Rumours of the death of the high street punter’s spending power have been grossly exaggerated. Or they have if your barometer is the public’s unwillingness to part with those modern icons of disposable income: the daily latte and muffin.Sales in the coffee shop sector are predicted to grow by nearly 9% over the next three years. “Over 50% of the population don’t use coffee shops,” stated Jim Slater, marketing director of Costa Coffee, the UK’s largest chain. “The main reason is that there isn’t a coffee shop near them to meet this blatant need.” Food accounts for roughly 60-70% of Costa’s business, but there are still huge areas to exploit.Growth is not just being driven by more shops, but a renewed focus on under-performing trading times during the day. This is the view following Allegra Strategies’ consumer research, which highlights gaps in the coffee shops’ day-part focus. “The evening opportunity is absolutely phenomenal, as the coffee shops become more and more part of the fabric of society and the chains develop their evening trade,” said MD Jeffrey Young. “But before that, there is an amazing opportunity for breakfast.”So how best to target those consumers? “People who consume coffee and eat food at different times of the day can be the same person with a different need state,” said Costa’s Slater. “We relaunched our breakfast offer this year and developed new bread carriers with our suppliers, retailers and the motorway network to understand the best products to deliver sales and profits. It resulted in a 20% like-for-like sales increase at breakfast-time across food.”While the sector is still witnessing incredible growth (see panel), the challenges ahead are significant. Starbucks’ UK CEO Darcy Willson-Rymer noted that out-of-town retail space has overtaken that of the high street. And with bakery food inflation hitting over 8% in February, how is the margin squeeze affecting the chains’ relationship with bakery suppliers?”In the UK we’ve created the most competitive coffee market in the world,” Willson-Rymer told BB. “Given the headwind in the economy and customers’ desire for ever-higher quality, I don’t see that we have any room left for pushing some of those prices up, certainly in our business.”For us that means being more efficient. For example, we’ve reconfigured how we do waste management; 95% of anything that gets thrown away in our stores gets recycled. By doing that, we’ve saved up to £700,000 a year.”While the branded chains’ growth is predicted to outstrip the independents, Australian-influenced artisanal coffee shops are booming, teaching the big boys a thing or two about quality food and coffee. “Word of mouth drives business a lot more than branding,” noted Shelagh Ryan, owner of indie business Lantana. “We focus on simple but interesting, best-quality food in a casual and welcoming environment.”There are now 100 artisan venues in London; around 70% of those weren’t there three years ago, said Allegra’s Young. “The rise of the independents has been phenomenal to see,” added Willson-Rymer. “Last year, there were about 50 coffee shops in this country where you could get a flat white; now you can get them up and down the country.”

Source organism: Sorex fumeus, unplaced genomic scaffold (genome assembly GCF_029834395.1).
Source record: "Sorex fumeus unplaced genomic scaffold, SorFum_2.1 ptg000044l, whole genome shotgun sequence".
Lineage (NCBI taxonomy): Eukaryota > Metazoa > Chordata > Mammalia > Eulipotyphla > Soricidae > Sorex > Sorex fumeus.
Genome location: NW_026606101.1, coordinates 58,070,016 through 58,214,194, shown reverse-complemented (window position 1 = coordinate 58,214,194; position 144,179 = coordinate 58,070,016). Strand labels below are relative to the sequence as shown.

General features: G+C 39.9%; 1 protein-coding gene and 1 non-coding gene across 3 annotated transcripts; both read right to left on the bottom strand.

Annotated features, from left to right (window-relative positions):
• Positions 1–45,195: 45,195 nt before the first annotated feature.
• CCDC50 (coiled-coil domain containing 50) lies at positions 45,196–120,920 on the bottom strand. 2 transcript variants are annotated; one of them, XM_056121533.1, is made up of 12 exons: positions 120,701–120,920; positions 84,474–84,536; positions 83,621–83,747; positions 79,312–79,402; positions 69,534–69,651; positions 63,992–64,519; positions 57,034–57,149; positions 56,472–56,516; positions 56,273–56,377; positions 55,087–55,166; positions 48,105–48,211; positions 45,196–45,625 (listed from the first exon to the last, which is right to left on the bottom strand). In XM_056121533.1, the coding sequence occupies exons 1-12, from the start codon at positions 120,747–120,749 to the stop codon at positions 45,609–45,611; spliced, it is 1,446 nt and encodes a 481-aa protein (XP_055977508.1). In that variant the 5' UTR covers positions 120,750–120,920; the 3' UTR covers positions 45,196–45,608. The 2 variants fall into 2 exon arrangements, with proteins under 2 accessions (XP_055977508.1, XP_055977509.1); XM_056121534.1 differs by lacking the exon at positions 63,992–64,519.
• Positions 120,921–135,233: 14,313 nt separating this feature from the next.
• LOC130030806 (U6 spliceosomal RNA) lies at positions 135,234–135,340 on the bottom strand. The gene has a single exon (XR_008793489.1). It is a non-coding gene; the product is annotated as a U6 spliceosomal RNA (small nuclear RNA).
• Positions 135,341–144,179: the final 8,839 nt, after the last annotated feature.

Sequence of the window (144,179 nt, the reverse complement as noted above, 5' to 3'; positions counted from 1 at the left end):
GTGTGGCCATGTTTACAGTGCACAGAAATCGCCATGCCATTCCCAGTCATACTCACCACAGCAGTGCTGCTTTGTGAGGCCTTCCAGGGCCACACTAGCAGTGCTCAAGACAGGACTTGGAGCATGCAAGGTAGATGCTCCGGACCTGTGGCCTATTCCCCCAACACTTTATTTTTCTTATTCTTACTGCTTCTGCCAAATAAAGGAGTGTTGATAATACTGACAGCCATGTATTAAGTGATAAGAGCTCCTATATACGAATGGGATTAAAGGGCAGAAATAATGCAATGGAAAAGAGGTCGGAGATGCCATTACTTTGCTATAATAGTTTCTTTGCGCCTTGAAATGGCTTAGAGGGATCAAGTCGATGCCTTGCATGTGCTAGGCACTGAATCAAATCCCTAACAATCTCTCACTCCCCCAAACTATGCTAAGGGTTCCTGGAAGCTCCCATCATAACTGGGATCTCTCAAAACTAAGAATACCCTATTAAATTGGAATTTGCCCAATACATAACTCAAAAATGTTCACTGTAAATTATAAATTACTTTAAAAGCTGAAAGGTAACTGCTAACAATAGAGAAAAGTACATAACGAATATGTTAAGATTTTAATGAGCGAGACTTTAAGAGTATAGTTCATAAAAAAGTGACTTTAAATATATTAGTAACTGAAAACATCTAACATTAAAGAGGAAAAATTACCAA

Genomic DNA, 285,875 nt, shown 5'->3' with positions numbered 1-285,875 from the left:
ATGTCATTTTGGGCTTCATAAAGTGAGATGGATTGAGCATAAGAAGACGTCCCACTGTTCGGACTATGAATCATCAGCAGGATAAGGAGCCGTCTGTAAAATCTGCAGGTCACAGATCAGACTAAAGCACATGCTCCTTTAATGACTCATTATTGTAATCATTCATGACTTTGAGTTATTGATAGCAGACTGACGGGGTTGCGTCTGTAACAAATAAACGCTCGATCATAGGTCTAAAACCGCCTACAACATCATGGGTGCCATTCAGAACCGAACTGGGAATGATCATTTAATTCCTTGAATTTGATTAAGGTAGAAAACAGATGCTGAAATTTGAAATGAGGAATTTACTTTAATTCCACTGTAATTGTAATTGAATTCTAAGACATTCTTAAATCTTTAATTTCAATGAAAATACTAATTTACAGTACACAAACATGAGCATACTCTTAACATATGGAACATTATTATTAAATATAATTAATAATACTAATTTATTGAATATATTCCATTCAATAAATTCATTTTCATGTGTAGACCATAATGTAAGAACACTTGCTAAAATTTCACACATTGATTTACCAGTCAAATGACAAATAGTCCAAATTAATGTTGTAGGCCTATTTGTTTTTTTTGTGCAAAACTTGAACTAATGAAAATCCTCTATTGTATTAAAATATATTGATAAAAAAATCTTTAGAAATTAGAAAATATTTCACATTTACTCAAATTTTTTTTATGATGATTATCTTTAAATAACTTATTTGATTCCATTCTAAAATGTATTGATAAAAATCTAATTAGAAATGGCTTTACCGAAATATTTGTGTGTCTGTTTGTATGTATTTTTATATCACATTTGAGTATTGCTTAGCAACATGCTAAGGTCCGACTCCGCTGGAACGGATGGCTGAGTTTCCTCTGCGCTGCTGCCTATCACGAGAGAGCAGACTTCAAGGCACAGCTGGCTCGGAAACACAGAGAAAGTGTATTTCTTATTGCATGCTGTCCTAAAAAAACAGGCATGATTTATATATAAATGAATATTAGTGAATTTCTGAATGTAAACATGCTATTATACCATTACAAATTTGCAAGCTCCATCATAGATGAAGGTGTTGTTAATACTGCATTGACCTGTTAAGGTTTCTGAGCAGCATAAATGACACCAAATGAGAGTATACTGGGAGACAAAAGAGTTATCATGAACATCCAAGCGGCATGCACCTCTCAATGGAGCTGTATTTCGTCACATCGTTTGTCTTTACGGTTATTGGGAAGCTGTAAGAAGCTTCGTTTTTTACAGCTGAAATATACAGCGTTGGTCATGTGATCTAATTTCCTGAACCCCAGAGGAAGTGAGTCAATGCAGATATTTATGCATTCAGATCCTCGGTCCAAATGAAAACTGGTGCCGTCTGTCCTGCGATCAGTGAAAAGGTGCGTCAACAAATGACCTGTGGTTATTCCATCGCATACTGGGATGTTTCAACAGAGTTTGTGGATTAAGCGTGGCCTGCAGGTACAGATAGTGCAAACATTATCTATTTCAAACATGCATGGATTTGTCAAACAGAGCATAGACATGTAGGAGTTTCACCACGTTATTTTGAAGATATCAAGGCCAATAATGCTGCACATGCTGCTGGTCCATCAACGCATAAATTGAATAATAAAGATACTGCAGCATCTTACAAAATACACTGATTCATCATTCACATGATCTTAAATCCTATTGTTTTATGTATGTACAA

Robert DittyDirector Ditty’s Home BakeryCastledawson”I hope the judges enjoyed what they saw, heard and ate,” says Robert Ditty. “And that they saw how much of myself I put into my business and how much I try to pay back the industry and my community for the support I have had from both.”The judges were in total agreement, describing Ditty as a “beacon in the industry” and a real example of a hands-on baker, whose strong personality is indelibly stamped on his business.Ditty’s parents bought the original, smaller, bakery in 1953 and he joined them in the 1970s. Since then, he has monitored the benefits of retail versus wholesale trade and steered the E3m (£2.64m) business to take advantage of both. His wholesale clients include high-end retailers, hamper and gift companies and Cathay Pacific, for which he makes long shelf-life oatcakes. He has two shops, in the market town of Magherafelt and the more rural Castledawson.Ditty’s is well known for its breads, including wheaten or brown soda bread, as well as its hotplate range, which includes soda farls and potato cakes. It does a “roaring trade” in what are known as wee buns; the 40-strong range includes fondant fancies and pineapple creams and sells approximately 7,000 per week. In high season, as many as 70 staff work across the bakery and two shops, and Ditty has set up a training schedule for them through the Belfast Bakery School.David SmartBakery directorGreenhalgh’s Craft BakeryLostock, Bolton, Lancashire”I’d like to think people view me as a baker with very exacting standards,” says Smart. “Yes, we produce in bulk, but everything is top quality and it’s our skilled staff who ensure that. There’s a fine balance between craft bakery and being a food supplier,” he adds. “We buy machinery to make a product, never adapt a product to a machine’s capability. It’s people who dictate what happens during each process.”With 60 shops across Cumbria, Cheshire, Merseyside and Oldham, and around 870 staff, Greenhalgh’s is renowned for its savouries and breads, the bakery also produces creams, desserts and cakes.The son of the founder, he started full-time over 30 years ago. As director his time is now split between the bakery and administration; his day starts at 6.30am on the shop floor. Smart’s greatest love is product development, “turning a traditional product on its side”Christopher FreemanManaging DirectorDunn’s BakeryCrouch End, LondonChristopher Freeman is the fifth generation of his family to work in the industry, joining the family business in 1973. “I always wanted to be a baker,” he says.He describes Dunn’s as a “traditional English takeaway bakery”, producing bread, morning goods, fresh creams, celebration cakes and patisserie. One of his favourite products is a crusty, seedy oven-bottomed bloomer loaf and he loves the innovative low-GI cranberry loaf. The local Budgens is the bakery’s single wholesale customer.Forty staff work in the business; around a dozen in the bakery. Freeman credits them as a major reason for the bakery’s success: “We try to get all our bakery staff through NVQ Level 2 and 3 and some of the shop staff have Bakery Skills Level 2 and even 3. They are experienced and skilled there’s not a make-up line in sight.” Freeman time is spent developing new products.